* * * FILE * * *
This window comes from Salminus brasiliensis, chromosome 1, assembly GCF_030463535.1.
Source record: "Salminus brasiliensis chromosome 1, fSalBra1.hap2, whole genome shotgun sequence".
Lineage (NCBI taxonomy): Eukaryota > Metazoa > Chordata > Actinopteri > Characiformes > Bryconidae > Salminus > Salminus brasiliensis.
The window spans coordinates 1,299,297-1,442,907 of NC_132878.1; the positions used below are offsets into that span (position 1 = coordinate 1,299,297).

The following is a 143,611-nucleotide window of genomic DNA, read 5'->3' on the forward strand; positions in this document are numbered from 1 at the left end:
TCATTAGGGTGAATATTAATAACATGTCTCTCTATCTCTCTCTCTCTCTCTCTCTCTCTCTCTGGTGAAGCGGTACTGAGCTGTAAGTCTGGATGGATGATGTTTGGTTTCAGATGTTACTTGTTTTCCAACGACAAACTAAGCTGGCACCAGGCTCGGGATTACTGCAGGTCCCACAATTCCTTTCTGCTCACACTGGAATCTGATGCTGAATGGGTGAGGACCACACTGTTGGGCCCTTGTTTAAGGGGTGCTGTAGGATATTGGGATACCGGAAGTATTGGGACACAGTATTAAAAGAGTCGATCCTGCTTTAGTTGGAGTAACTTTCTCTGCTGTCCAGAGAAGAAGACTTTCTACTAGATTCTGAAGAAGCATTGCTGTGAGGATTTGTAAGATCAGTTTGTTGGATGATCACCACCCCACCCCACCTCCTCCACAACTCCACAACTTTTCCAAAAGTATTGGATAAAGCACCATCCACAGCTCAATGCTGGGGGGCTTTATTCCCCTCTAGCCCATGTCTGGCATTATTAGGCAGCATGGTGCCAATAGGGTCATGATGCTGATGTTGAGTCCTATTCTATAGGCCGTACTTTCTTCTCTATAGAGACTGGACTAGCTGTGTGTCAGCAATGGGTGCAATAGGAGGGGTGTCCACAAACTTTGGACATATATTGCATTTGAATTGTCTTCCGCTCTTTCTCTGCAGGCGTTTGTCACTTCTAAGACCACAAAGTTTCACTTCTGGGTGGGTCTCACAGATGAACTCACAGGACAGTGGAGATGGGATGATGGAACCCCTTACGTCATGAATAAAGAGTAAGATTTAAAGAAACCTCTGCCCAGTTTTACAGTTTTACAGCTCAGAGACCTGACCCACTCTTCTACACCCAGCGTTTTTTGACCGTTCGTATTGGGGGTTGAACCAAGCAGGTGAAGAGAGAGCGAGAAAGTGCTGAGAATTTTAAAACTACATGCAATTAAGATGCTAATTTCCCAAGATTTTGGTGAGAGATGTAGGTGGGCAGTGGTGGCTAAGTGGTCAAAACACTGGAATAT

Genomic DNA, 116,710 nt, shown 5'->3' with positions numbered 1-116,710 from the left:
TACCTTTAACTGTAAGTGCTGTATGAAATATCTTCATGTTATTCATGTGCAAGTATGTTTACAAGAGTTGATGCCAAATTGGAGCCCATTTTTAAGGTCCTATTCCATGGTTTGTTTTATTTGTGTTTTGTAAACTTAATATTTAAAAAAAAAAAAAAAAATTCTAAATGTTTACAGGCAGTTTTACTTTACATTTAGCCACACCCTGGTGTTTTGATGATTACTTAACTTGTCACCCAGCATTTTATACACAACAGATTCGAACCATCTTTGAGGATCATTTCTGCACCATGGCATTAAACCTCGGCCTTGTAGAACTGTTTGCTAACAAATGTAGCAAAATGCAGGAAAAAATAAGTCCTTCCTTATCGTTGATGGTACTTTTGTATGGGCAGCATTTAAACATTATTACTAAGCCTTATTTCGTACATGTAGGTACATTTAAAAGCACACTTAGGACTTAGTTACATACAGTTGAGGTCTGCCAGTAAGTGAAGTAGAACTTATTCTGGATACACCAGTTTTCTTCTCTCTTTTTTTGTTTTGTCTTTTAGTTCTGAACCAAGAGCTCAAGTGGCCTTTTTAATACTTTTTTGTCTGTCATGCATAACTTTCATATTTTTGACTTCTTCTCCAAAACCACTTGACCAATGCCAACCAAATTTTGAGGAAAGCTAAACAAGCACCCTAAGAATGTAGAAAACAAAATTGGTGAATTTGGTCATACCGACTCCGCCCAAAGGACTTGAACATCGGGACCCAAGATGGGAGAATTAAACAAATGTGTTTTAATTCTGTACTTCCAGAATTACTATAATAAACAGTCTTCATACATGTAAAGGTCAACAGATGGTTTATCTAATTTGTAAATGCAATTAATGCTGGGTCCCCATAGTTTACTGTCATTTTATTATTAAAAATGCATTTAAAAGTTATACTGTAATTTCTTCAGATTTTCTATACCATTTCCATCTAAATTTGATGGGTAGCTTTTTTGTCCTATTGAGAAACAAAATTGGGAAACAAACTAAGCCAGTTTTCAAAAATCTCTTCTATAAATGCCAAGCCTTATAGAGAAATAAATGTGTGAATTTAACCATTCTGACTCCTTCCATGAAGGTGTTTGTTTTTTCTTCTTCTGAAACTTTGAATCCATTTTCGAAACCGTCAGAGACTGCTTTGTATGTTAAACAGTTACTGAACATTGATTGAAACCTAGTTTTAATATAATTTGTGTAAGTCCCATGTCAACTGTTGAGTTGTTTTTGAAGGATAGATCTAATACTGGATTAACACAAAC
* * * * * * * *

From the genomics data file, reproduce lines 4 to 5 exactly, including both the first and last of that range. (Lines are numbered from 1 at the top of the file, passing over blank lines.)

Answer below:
The window spans coordinates 1,299,297-1,442,907 of NC_132878.1; the positions used below are offsets into that span (position 1 = coordinate 1,299,297).

The following is a 143,611-nucleotide window of genomic DNA, read 5'->3' on the forward strand; positions in this document are numbered from 1 at the left end: